by Fr. Nascimento Mascarenhas
This essay describes my walk through the famous Cotula ward in the village of Saligao, Goa, in the month of April 2008. A document of the Saligao Communidade dated 27 March 1759 gives the names of the nine wards originally existing at that time in the village: Salmona, Arady, Sto. António, Dondo-vaddo, Mollebata, Murdavady, Cotella, Vaddlem Marada and Dacutem Marada. The other wards, with which we are familiar nowadays, had their origin much later.
As you might have noticed, the document I specified mentions the ward “Cotella”. This was later lusitanised into Cotula. In Konkani it is written as Kotula or Khotla. The chauri or chauddi (that is, the Communidade House of Saligao) was located at Cotula, which was the seat of the village administration. Here was the residence of the Khot, from which the name of the ward ‘Khotla’ is probably derived. According to some, however, the name is derived from Kotwal, the village patil, the forerunner of the regedor of the Portuguese era, who had his office there. The post office and later the telegraph office as well as the first Latin Portuguese school and the Lourdes Convent school were initially set up in Cotula.
Adjacent to this ward and exactly opposite the present tinttó (market), the Panchayat Office, (as well as the Communidade hall and post office, which are in Mudd’davaddi), lies the Vinan vaddo. Originally the carpenters (sutar or vinani or thovoi) occupied this area, hence the name of this ward, which is actually an extension of the Khotla ward. Vinan derives from vin’nem or irnem i.e. chisel. This ward has its own small chapel dedicated to St. Joseph, more or less opposite the present post office. It takes about eight minutes to walk from the chapel to the main Saligao church, and the road going towards the Church from this locality is known as the Vinan-vaddo-Cotula Road. As I stand on the road named after D. Pedro V, I am joined on this walk by my friend and Mater Dei School colleague Salvador Mascarenhas. Salvador was residing earlier in Mudd’davaddi near Marques mansion, but now has his own house in Mollebhatt at the foot of Mollebhatt-Aquem hill.
As we began exploring the Vinan-vaddo-Cotula wards, Salvador asked me who D. Pedro V was. I told him the story of the 30th king of Portugal, son of Queen Dona Maria and King Fernando. D. Pedro V was born in Lisbon in 1837 and reigned in Portugal from 1853 to 1861. During his short reign Portugal made notable progress. During this period the first railway line and aerial telegraphs were inaugurated there. Cholera and yellow fever epidemics in 1856 and 1857 resulted in thousands of victims being hospitalised, especially in Lisbon. D. Pedro V visited the victims in the hospitals, comforting and consoling them, and the people regarded this visit as a very good gesture by the king. He was a very noble character, erudite, and a deep thinker. After his death, notes and letters written by him were published, which clearly attested to his generous intentions. He left behind his wife, princess D. Estefânia de Hohenzollern-Sigmarigen, who herself died the following year. The Betim-Pilerne-Saligao-Parra-Mapuça was named in memory of the good king D. Pedro V.
“Look to the left,” said Salvador, and pointed to the famous aula, the Portuguese school. Many boys and girls completed their primary education in Portuguese through this school. “Once, it was presided over by a well-known pedagogue named Antoninho Cordeiro,” I added.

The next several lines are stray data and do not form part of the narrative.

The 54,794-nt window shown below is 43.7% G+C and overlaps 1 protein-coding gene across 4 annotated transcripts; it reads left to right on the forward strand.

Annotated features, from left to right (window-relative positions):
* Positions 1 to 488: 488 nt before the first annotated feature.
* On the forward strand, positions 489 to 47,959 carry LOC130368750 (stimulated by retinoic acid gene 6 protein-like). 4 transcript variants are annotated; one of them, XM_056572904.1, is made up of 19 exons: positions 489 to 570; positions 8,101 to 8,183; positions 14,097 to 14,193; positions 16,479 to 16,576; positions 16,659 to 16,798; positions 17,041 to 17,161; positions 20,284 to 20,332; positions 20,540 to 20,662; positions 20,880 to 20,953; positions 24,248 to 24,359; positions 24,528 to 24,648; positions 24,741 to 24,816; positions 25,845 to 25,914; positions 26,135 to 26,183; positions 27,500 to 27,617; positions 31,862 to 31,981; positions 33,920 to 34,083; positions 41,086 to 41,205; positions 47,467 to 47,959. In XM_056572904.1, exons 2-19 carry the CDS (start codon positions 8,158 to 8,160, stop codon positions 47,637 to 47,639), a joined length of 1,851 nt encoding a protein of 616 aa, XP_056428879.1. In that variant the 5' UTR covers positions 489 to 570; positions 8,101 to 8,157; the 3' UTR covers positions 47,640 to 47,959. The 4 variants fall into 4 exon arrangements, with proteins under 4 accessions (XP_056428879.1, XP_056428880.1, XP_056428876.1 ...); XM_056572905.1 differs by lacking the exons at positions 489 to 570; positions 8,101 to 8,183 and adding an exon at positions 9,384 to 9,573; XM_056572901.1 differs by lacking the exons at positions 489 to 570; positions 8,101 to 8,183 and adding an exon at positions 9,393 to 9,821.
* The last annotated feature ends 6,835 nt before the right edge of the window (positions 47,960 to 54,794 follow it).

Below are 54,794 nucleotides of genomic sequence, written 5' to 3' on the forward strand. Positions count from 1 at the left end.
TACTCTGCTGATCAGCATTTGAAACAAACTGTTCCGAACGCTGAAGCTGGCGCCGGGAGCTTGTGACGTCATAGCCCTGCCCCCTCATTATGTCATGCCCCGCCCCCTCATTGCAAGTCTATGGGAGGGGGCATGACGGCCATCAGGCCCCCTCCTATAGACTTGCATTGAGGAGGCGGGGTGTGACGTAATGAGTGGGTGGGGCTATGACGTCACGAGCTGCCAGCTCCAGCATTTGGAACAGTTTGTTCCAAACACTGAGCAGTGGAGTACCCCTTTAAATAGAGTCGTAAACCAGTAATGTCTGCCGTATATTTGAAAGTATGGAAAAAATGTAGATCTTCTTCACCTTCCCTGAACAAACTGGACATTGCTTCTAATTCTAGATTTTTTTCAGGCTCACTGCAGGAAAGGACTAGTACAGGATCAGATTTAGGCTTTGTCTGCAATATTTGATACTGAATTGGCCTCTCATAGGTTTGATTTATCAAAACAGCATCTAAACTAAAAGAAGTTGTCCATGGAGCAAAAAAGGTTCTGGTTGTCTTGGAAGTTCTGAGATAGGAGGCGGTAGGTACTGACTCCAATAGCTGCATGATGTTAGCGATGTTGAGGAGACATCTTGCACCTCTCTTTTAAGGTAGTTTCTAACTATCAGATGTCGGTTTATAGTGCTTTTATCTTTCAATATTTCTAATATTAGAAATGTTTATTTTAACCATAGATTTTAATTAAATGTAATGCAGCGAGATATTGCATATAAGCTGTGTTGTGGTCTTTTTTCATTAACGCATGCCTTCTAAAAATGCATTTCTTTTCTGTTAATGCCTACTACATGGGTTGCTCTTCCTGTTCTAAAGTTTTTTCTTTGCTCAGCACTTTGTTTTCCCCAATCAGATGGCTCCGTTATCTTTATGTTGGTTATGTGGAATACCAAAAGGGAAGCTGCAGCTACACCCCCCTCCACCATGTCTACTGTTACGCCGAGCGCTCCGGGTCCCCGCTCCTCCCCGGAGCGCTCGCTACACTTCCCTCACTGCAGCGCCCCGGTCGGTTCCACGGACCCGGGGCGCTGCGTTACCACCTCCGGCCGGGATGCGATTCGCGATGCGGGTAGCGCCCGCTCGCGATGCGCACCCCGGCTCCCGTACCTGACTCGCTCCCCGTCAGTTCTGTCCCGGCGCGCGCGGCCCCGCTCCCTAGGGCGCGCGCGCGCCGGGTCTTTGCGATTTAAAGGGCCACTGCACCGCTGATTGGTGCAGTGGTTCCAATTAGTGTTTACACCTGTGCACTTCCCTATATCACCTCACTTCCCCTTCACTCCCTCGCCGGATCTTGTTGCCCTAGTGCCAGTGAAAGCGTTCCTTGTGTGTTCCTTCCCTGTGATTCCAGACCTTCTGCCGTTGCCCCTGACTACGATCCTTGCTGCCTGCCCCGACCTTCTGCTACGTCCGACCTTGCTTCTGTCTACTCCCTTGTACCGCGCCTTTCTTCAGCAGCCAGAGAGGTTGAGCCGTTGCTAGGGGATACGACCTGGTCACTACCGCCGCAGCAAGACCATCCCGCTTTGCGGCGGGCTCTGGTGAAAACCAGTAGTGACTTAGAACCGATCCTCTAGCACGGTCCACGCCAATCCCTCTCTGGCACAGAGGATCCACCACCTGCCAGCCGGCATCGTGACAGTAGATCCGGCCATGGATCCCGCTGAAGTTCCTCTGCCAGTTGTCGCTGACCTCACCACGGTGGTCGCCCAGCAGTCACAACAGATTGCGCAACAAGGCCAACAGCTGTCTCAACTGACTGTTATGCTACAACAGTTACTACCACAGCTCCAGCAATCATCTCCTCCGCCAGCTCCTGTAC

At this point we were at the small shed that serves as a bus stop. It was built by Vincente de Saligao, whose house was in the vicinity. Vincente was one of the famous Konkani dramatists (“tiatrists”), and he excelled in playing female roles. We moved slowly ahead along the D. Pedro V road. As we passed the coconut grove in Vinan-vaddo Salvador reminded me of the times when, for the feasts of Mae de Deus and St Anne’s, we would collect toddy from the . render mama (toddy-tapper) who lived there.
Then he pointed to the house of Punaji Achrekar, the first MLA representing Saligao, during the term of Dayanand Bandodkar, Goa’s first Chief Minister. Achrekar’s father was an important man for Saligaokars when they returned to Saligao from Africa. They used to alight from the steamer at Mormugao Harbour. The father of MLA Achrekar used to meet them and transport their luggage via voddém-cart to their destination.
We next came upon the house of Aleixinho and Luis, our school colleagues. Their father was the xirô-marpi of Saligao. In those days it was believed that blood-letting was the best treatment for high blood pressure. He had a small box with different sharp instruments that he used to draw out blood by cutting a vein in the patient’s foot. The blood oozed out from the cut and collected in an earthernware utensil called koddém. He would also attach leeches to the cut, which then sucked out the blood.
At this point we met Stephen Rodrigues, the ex-Attorney of the Saligao Church Fabrica Committee, who was standing at the window of his house. A little further on we met the present Attorney, John Machado, and the Treasurer of the same Fabrica Committee of the church and discussed a bit about the renovation work of the church. He told us the names of other committed parishioners and consultants in this project, such as Fr. Carlisto Coelho, architect Dean D’Cruz, senior structural engineers Sylvester D’Souza and Rajendra Palyekar, civil contractors Darryl Pereira and Austin D’Gama (who was also the coordinator of the entire major renovation of the neo-gothic church. Then there were fabricators Jude Fernandes and Arnold Sequeira. The fund raising drive carried out by the Fabrica members until that point was around Rs.75 lakh, they said. The church would be thrown open to the public by 16th July, 2008 by the new Parish Priest, Fr. Luciano Fernandes.